What is a martingale collar? Also known as greyhound collar or half check collar or limited slip collar, the martingale collar may at a first glance almost resembles a regular collar but at a closer look, it comes with an extra twist. This collar may not be as popular as other types of dog collars, but it has some advantages that makes it a preferable choice with certain types of dogs. Nowadays, more and more people are discovering martingale collars which is causing this collar to slowly gain more and more popularity.
Designed with sighthounds in mind, the martingale collar is particularly suitable for dogs with necks that are larger than their head, hence its other names “greyhound collar” or “whippet collar.”
Dogs with this type of conformation are more likely to back out of regular buckle collars, therefore the martingale collar was crafted with these dogs in mind.
A martingale collar therefore offers more control but when properly fitted without the choking effect of choke collars. For this reason, this collar is also referred to as ” the humane choke collar.”
As such, martingale collars are not meant to be used with the intention to jerk, choke or intimidate dogs; therefore martingales are not meant to be used as corrective tools.
“It has recently become fashionable again to fit collars which slip, tight up behind the dog’s ears. This disgusting practice seen by some as a ‘miracle’ which stops dogs from pulling, does so because when the lead tightens the collar causes extreme pain to the TMJ’s (hinges of the jaws) and the pressure points at the base of the skull. It is most definitely against the UK APDT policy to use ANY collar to jerk, pull or choke a dog.” ~Association of Pet Dog Trainers UK.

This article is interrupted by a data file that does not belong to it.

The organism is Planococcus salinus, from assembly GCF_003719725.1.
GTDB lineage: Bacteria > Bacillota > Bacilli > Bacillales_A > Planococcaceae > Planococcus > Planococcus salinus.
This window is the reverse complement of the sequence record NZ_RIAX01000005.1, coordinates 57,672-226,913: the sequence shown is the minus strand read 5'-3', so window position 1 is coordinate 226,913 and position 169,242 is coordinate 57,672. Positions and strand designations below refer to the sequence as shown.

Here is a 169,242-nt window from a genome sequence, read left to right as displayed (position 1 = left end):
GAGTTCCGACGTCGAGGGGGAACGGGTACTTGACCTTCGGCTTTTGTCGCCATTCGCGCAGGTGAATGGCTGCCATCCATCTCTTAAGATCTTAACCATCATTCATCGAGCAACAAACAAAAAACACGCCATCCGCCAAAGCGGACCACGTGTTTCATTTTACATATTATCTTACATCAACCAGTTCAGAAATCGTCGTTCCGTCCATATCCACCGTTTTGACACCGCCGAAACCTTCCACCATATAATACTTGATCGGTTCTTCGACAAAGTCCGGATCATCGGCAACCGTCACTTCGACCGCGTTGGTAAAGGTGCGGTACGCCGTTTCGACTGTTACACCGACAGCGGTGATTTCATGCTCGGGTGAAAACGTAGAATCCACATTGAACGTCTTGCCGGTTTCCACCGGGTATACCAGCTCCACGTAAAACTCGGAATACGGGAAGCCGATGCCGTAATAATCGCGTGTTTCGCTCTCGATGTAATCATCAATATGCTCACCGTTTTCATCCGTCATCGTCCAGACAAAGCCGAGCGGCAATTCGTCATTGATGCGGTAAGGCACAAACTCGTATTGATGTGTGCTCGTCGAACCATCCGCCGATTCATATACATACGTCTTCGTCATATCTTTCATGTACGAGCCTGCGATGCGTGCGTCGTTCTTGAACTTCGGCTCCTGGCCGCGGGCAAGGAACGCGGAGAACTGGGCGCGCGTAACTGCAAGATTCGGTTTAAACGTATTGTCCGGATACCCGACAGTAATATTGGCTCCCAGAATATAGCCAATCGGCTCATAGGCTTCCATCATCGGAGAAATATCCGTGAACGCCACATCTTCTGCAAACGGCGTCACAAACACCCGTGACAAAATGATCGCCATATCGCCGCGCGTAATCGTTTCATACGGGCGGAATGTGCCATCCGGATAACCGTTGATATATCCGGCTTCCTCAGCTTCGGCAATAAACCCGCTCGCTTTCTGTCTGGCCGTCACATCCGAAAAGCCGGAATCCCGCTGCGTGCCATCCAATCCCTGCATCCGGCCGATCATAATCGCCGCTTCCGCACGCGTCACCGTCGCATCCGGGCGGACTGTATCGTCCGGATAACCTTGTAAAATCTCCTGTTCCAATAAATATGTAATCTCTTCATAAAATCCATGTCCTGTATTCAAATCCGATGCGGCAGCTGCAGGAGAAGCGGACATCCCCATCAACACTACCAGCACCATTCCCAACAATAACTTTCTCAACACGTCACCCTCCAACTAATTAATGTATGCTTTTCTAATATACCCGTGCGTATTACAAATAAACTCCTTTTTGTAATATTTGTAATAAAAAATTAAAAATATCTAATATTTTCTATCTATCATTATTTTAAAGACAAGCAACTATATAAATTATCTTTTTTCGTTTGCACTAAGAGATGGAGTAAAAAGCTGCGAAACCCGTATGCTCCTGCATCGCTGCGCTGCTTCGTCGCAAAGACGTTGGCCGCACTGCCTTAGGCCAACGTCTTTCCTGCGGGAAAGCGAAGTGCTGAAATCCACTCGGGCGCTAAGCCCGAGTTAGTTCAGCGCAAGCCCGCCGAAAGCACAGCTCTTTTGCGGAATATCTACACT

Design of Dog Martingale Collars
The martingale collar is equipped with two distinctive loops: the larger loop, which is often made of fabric and is the actual collar that is slipped over the dog’s head and encircles the dog’s neck, and the smaller loop, known as the “control loop,” which can be made of chain or fabric, that has a ring that is used to attach the leash to it.
When the dog tries to back out of the collar, the tension on the leash causes the small loop to become taut, causing the large loop around the dog’s neck to tighten and prevent escape. When the dog is not actively pulling, the collar instead should sit comfortably loose on the dog’s neck.
Pros of Martingale Collars
Following are some advantages of using martingale collars. If you are unsure which type of walking equipment is most suitable for your dog, consult with a reputable, trainer focusing on positive training methods.
- Works well for dog breeds with a particular conformation, heads that are smaller than their neck, as seen in several sight hounds such as greyhounds, Italian greyhounds, borzoi, whippets and saluki or rough collies.
- Works well for dogs with very smooth hair on their necks which causes regular collars to slip easily off.
- Works well with fearful dogs who have a history of slipping out of their collars.
- The collar tightens when you need it the most (dog trying to back out and escape)
- Works well for fluffy, heavy coated dogs as this collar does not break up the fur on the neck as much as with a standard flat collar.
- Doesn’t choke as choke collars do.
- The pressure is distributed around the entire neck rather than concentrating in one area (the trachea), which is preferable, but can still cause damage in dogs who pull overtime!
- Some models offer now a quick release buckle.
- Can be used along with a harness (leash attached to both) as an extra security measure for squirmy dogs.
Cons of Martingale Collars
- It is not meant to be worn all day
- As with other collars, it can be dangerous if left on during dog play (even if supervised).
- May not be readily available in some pet stores
- Is not crafted to hold ID tags
- Martingales with a chain may rust and stain a dog’s coat.
- In order to be safe and effective this collar must be properly fitted.
- It is not designed to stop dogs from pulling. A front-attachment harness along with training, can help stop pulling.
- Association of Pet Dog Trainers UK, APDT Policy on Half Check Collars, retrieved from the web on May 18th, 2016
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